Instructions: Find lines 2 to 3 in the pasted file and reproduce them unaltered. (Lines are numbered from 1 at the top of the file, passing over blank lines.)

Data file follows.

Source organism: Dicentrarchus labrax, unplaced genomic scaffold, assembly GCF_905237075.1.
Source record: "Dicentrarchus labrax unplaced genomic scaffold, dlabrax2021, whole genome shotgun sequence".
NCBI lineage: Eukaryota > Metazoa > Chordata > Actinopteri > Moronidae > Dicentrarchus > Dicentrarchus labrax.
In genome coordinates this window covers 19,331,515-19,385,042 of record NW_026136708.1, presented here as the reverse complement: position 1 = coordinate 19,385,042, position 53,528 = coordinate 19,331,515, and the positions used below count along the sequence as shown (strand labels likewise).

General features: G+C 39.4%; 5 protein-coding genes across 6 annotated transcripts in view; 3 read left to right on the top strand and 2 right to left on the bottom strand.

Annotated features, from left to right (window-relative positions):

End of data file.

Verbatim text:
Source record: "Dicentrarchus labrax unplaced genomic scaffold, dlabrax2021, whole genome shotgun sequence".
NCBI lineage: Eukaryota > Metazoa > Chordata > Actinopteri > Moronidae > Dicentrarchus > Dicentrarchus labrax.